There are two reasons to watch this film: Stan Laurel and Oliver Hardy. As in Hollywood Party (another recent release in the Warner Archive made-on-demand line), they drop by late in the proceedings and steal the show, not that the rest of the show isn’t perfectly enjoyable in its own light-headed way. There’s a brainless, unimportant heroine (Rosina Lawrence) who wins a beauty contest and wants to go to Hollywood to be a star. There’s her brainless boyfriend (Jack Haley) who tries to make it happen by working as a busboy. There’s a sassy gal-pal (top-billed Patsy Kelly) who’s around to make caustic comments, and there’s a stuck-up star (Mischa Auer) who pitches woo to the heroine but turns out to be all right for a sleazy masher.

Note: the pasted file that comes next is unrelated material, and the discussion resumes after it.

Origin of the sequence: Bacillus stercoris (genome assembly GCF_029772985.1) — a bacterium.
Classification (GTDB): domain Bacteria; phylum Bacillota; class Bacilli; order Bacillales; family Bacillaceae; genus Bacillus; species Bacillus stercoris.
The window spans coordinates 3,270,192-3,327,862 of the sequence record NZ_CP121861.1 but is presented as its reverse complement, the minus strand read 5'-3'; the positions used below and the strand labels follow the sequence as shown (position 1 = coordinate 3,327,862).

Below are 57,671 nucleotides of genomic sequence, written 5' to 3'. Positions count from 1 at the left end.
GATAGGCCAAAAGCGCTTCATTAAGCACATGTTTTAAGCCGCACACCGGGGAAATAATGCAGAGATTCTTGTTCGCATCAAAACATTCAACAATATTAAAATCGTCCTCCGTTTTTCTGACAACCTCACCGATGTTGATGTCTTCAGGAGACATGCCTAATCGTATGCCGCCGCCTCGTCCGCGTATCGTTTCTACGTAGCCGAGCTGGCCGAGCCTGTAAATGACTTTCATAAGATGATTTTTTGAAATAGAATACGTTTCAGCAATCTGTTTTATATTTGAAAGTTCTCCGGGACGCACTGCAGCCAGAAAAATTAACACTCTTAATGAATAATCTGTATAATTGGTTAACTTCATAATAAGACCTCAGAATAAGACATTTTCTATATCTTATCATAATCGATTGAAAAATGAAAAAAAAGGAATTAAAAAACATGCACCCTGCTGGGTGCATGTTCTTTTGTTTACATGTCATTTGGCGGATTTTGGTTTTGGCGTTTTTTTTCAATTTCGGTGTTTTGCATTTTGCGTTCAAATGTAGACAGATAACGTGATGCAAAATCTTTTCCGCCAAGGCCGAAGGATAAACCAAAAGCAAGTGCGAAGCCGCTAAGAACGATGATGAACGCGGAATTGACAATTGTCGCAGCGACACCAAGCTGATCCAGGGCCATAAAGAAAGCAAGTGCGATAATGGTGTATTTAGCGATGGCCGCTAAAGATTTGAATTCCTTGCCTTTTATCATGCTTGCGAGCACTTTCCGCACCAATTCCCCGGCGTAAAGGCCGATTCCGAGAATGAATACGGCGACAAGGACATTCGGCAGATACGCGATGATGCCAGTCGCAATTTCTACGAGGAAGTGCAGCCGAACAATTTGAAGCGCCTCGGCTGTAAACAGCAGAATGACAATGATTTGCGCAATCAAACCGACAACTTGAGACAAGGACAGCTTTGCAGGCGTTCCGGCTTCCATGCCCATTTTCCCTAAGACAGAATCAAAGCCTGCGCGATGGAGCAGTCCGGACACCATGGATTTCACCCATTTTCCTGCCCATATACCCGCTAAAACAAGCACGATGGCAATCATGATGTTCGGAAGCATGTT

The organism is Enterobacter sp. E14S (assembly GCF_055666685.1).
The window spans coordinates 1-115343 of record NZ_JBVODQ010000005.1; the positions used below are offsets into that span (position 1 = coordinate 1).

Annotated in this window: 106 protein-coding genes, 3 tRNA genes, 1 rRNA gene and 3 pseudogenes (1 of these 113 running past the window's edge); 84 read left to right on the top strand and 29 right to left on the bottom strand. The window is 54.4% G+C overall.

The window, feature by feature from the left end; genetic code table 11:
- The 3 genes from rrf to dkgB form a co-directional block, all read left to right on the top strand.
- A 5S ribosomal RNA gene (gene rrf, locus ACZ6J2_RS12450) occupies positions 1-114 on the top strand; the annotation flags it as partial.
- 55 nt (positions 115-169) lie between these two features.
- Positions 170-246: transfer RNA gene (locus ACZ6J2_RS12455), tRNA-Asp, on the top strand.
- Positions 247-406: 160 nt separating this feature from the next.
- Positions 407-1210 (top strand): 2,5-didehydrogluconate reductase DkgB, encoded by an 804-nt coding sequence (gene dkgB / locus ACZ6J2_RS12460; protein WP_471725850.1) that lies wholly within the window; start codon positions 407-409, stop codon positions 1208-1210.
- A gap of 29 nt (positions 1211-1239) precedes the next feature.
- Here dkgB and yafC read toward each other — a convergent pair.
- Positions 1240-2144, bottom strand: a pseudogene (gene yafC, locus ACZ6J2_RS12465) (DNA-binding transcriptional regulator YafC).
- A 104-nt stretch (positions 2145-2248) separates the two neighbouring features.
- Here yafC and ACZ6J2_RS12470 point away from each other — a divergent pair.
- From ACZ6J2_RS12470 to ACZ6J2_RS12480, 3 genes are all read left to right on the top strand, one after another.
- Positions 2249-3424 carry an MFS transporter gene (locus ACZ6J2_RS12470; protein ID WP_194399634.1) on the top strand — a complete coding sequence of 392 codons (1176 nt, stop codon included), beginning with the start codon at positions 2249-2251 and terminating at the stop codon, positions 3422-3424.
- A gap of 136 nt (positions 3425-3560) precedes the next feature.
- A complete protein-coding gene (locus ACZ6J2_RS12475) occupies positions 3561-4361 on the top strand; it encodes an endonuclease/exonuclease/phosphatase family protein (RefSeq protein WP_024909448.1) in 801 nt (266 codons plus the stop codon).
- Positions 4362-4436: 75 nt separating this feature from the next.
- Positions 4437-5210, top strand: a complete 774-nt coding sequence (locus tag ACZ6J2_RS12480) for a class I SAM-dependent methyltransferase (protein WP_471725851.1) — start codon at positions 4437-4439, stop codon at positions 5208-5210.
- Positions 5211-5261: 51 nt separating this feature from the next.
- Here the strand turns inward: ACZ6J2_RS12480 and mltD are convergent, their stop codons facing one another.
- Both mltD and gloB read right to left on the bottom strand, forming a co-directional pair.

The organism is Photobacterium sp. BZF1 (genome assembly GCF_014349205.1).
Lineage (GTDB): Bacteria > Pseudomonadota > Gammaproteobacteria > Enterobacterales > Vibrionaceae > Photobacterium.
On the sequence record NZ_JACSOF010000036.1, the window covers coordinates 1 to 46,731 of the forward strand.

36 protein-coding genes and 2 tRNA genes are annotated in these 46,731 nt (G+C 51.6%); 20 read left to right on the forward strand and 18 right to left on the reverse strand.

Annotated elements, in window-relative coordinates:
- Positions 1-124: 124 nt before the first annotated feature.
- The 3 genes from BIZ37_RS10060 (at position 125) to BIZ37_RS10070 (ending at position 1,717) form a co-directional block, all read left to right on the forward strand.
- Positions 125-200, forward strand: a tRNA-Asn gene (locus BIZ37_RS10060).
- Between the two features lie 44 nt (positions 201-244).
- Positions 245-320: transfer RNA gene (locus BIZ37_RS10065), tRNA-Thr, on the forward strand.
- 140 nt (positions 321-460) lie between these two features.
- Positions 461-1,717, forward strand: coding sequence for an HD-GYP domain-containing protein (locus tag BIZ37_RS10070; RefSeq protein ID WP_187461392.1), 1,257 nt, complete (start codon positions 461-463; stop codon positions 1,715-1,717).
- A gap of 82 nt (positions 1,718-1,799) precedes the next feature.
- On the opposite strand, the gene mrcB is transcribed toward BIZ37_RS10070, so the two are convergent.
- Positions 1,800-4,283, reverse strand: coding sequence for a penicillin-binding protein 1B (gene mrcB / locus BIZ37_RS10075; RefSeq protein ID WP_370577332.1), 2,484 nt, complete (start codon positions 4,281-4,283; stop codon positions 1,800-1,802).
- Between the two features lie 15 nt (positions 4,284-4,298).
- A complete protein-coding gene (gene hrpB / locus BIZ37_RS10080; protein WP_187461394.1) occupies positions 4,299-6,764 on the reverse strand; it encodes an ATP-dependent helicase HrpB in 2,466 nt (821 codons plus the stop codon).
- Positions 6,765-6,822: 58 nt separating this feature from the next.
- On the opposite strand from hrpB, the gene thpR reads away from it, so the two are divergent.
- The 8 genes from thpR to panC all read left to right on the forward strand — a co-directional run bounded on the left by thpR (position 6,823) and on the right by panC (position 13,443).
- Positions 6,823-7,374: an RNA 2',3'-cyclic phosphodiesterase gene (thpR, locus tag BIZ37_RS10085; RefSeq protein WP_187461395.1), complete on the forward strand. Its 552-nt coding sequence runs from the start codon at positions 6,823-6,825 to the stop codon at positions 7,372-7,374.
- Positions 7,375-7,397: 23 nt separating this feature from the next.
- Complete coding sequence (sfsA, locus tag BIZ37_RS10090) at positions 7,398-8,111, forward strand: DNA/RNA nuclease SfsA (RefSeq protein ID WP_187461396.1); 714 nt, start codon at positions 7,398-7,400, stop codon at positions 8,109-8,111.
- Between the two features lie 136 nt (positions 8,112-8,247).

And then there’s Laurel and Hardy, playing “themselves” while behaving exactly the same behind the scenes as in front of the cameras. In their first bit, they act in a bar fight sequence for a movie and then discuss the breakaway prop bottles. In their second and last scene, they’re sitting around behind the set in a sequence that might be called “duelling harmonicas”. Their mastery of timing and schtick in unquestionable; Hardy’s exasperated, complicit glances at the audience still feel modern. The entire movie is a loosely strung collection of genial absurdities from the small town to the big city, and it has no goal or function besides raising a few smiles and laughs. In that, it works.